[OWASP-ESAPI] Recommendation for when to use ESAPI WAF

Jeff Williams jeff.williams at owasp.org
Mon Dec 7 21:45:19 EST 2009

I suppose you could put global protections in a centralized WAF (with a
decent set of IDS-type signatures) and then application specific policies in
an ESAPI WAF (easier to customize to your application). But I'm not really
sold on the idea of two WAFs. I'm really only recently getting comfortable
with the idea of using a WAF at all, and that's because I think the business
case for virtual patching is pretty compelling.

There's a tendency that I've seen for organizations with a WAF in place to
get a false sense of security. They stop pushing developers to produce
secure code and increasingly rely on the WAF to protect them.  While WAF's
can (in theory) protect against many web attacks, it generally requires
detailed knowledge of exactly where the problems are.  Deploying a WAF
without knowing exactly where the holes are results in pretty poor
protection - thus the false sense of security.


-----Original Message-----
From: owasp-esapi-bounces at lists.owasp.org
[mailto:owasp-esapi-bounces at lists.owasp.org] On Behalf Of Kevin W. Wall
Sent: Monday, December 07, 2009 7:46 PM
To: owasp-esapi
Subject: [OWASP-ESAPI] Recommendation for when to use ESAPI WAF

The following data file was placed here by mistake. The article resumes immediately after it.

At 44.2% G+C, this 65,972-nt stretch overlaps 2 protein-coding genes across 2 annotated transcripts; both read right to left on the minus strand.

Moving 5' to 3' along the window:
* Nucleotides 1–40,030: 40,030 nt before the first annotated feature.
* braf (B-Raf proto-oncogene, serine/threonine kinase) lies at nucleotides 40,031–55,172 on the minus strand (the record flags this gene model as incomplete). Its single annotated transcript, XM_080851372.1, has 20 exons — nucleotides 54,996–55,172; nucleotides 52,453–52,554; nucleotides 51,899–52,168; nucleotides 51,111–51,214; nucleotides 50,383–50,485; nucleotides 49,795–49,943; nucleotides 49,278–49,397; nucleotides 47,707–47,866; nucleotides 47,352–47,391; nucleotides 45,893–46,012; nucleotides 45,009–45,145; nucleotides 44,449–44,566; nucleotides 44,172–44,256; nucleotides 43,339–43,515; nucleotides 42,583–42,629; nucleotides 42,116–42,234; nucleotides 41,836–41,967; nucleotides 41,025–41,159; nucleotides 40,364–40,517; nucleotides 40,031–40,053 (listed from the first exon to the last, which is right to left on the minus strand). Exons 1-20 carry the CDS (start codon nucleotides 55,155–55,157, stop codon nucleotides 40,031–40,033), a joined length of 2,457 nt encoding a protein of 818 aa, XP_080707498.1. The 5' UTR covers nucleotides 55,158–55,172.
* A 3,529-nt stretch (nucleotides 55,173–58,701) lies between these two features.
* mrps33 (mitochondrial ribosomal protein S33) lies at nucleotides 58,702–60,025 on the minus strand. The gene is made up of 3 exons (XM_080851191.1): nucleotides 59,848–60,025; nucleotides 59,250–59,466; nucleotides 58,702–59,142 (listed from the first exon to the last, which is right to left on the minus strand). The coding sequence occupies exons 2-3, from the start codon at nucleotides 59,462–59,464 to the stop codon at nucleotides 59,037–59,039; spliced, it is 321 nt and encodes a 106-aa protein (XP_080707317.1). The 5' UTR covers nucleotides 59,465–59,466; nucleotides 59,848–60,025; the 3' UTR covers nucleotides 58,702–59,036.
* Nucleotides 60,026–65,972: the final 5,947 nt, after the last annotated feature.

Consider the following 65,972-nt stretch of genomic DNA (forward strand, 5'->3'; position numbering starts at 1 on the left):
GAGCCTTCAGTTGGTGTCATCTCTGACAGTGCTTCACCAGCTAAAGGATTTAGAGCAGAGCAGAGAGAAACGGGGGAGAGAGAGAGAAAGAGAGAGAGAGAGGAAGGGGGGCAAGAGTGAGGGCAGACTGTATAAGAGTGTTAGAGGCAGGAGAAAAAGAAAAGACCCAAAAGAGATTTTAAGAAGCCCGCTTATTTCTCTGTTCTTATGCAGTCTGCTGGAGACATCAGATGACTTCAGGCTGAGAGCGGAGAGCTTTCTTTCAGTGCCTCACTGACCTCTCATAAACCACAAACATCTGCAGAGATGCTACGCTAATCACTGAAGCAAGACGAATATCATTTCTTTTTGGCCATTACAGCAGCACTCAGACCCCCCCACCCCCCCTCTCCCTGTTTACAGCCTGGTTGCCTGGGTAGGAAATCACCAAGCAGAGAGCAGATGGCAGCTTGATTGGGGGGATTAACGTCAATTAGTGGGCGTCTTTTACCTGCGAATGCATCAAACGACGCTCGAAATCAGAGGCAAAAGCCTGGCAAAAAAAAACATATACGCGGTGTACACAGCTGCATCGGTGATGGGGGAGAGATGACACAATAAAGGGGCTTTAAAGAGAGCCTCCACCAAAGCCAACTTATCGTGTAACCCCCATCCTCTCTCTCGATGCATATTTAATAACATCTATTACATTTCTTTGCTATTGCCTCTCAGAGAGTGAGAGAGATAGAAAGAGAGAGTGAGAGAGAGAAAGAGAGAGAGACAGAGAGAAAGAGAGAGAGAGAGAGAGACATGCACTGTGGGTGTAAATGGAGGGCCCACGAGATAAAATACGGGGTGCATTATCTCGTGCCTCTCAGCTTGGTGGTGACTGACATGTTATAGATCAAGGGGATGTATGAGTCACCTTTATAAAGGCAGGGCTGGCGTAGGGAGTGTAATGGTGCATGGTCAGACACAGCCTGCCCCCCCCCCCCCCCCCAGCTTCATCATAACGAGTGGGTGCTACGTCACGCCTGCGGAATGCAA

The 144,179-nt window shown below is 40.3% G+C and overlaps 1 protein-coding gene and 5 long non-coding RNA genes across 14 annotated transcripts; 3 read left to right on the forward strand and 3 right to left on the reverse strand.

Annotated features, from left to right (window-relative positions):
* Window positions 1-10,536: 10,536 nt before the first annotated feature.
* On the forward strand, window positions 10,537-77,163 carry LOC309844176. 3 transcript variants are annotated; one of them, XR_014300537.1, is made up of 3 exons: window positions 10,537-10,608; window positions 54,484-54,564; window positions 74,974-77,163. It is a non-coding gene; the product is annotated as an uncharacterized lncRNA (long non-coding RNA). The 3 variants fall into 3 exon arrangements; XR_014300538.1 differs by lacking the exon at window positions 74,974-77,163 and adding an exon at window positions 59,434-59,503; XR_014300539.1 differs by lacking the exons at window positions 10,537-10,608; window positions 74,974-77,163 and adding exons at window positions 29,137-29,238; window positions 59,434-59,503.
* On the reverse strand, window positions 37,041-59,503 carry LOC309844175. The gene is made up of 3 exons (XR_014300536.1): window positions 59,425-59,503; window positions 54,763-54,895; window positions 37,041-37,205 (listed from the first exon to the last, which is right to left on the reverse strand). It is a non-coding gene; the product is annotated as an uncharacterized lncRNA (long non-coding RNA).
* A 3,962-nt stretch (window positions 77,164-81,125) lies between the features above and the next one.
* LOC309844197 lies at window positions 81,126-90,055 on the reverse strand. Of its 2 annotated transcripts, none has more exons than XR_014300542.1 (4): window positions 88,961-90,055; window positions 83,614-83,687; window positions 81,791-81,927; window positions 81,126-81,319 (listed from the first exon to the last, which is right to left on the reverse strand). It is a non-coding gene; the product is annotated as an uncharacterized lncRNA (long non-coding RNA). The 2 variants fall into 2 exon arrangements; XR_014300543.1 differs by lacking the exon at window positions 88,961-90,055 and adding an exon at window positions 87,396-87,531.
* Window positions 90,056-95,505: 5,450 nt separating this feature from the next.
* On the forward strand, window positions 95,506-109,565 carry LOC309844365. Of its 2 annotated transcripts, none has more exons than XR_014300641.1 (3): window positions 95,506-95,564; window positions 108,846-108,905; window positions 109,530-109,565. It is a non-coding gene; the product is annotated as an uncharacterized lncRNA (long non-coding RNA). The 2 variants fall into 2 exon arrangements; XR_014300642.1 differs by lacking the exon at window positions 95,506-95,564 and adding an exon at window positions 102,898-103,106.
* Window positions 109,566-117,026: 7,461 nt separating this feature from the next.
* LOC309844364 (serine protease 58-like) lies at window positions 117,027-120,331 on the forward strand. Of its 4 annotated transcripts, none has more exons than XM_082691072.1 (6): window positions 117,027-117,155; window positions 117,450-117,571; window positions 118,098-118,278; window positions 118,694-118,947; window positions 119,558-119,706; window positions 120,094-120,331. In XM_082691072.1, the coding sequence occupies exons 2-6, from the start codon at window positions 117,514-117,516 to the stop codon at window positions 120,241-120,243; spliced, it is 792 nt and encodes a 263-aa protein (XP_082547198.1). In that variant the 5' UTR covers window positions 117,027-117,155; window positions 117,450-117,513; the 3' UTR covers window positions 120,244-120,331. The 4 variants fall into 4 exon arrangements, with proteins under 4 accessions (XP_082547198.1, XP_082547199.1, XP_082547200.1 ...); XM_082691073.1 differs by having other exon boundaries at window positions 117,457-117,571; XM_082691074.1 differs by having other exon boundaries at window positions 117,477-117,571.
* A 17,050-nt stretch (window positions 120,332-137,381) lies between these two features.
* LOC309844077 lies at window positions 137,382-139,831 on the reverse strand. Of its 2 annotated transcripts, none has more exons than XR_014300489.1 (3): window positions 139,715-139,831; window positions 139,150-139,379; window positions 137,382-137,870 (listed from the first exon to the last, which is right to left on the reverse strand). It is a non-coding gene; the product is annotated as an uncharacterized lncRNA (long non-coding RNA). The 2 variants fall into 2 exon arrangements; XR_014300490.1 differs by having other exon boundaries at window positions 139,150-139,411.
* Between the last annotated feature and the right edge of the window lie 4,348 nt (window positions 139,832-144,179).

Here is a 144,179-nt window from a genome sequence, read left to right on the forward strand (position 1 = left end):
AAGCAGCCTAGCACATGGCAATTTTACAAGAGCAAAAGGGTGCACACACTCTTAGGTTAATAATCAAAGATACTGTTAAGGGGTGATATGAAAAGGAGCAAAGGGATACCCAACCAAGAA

I just went through a demo of Breach Security's WebDefend appliance-based
today. That got me to thinking about what will our recommendation be wrt
ESAPI WAF in an application that is already protected by such a more
WAF? Enable it for a belt-AND-suspenders approach, use it only when the more
traditional WAF identifies a vulnerability that needs patched, always leave
disabled and trust the traditional WAF to do its job, or something else

I'm interested in hearing if there's any consensus on this list. If there
I think it should be part of the ESAPI documentation for recommended
strategy as this scenario will inevitably occur for some.

Would like to hear your thoughts.
Kevin W. Wall
"The most likely way for the world to be destroyed, most experts agree,
is by accident. That's where we come in; we're computer professionals.
We cause accidents."        -- Nathaniel Borenstein, co-creator of MIME

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